"False Trail"

Warfare and long distance raids in colonial America generally ceased in late fall and resumed again in the spring, by both native and white inhabitants.  Extreme temperatures, loss of concealing foliage and scarcity of game all contributed to this phenomenon, but the snow covered landscape which made tracking an enemy a relatively easy matter was the largest detriment to campaigns in enemy territory.  An unexpected snowfall could be disastrous, so every effort was made at concealment of tracks.  The most common method of trying to lose a pursuer was to enter one of the numerous streams or rivers ~ heading in one direction and then doubling back (sometimes walking backwards) until a favorable location to leave the water without leaving tracks could be found.  This ploy could be repeated any number of times over short or long distances, depending upon how much time seemed available.  Leggings and moccasins were removed if possible, because a warming fire was out of the question in enemy territory and you certainly didn’t want to continue on, for possibly days, with soaked and freezing footwear. Because the warrior in this painting is hot on the trail of his quarry, he didn’t take time to remove his moccasins.  As he passes a small point of land he sees a footprint in the snow ahead.  Is this a true indication of the direction his enemy took, or is it a clever ploy to mislead him?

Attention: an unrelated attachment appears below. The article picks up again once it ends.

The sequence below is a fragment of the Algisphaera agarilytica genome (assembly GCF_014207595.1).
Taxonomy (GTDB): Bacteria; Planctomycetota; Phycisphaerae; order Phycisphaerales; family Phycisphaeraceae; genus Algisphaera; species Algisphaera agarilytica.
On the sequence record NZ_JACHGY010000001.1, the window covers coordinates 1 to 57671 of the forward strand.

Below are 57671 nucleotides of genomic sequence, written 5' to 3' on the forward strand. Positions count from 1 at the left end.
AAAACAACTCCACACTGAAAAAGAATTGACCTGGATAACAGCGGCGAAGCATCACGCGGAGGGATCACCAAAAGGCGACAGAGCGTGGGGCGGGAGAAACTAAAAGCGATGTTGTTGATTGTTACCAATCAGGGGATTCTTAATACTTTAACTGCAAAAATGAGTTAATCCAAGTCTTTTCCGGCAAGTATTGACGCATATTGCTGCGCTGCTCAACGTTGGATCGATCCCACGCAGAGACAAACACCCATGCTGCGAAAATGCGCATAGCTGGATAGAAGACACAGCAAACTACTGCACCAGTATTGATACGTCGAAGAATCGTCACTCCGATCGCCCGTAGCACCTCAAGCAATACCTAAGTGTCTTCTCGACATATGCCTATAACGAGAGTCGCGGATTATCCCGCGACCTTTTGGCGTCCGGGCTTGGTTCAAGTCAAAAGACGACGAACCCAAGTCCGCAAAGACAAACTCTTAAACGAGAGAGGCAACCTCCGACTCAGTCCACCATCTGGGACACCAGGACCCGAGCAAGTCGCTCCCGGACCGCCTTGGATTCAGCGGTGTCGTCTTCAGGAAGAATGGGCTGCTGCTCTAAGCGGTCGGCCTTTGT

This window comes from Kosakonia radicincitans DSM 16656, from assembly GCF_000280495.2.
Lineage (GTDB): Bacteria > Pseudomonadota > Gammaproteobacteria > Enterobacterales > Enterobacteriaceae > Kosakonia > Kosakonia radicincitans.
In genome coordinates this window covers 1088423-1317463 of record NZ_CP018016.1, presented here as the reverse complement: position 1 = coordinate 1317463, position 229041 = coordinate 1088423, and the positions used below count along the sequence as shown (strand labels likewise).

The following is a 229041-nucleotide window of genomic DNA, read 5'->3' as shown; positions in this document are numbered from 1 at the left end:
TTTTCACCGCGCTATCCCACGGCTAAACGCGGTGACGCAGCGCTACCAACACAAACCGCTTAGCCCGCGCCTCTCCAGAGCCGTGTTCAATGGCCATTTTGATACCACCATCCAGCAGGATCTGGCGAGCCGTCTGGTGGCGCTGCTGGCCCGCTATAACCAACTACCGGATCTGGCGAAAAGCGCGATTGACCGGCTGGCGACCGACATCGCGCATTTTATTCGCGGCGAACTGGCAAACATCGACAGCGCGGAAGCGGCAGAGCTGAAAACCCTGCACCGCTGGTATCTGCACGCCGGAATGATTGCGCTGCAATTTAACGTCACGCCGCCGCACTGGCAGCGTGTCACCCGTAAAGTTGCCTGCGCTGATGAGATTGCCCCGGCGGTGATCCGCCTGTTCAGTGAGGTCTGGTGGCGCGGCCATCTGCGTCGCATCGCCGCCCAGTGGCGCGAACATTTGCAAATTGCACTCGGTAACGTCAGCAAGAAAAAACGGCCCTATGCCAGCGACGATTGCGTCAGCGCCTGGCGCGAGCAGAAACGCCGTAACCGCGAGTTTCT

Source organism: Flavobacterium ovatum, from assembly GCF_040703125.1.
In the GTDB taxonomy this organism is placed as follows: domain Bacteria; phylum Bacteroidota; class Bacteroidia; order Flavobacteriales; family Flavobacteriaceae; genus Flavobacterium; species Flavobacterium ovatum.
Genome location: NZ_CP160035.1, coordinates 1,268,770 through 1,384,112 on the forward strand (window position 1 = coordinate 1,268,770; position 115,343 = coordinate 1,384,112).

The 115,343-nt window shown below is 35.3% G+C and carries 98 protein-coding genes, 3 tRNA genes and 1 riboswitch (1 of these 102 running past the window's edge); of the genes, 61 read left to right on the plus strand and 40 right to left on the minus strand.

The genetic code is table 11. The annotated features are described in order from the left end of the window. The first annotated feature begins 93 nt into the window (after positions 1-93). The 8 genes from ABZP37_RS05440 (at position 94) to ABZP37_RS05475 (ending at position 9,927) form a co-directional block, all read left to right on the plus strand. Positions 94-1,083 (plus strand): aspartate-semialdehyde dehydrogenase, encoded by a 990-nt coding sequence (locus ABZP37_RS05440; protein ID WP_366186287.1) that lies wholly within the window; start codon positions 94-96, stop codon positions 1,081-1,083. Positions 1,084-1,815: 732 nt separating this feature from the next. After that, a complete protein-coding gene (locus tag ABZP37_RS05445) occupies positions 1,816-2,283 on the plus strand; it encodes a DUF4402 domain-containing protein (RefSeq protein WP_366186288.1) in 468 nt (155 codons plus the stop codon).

Available As A Limited Edition Canvas Print
Ten In The Issue
Size - 20" x 24"     Framed Price - $440.00     Unframed Price - $250.00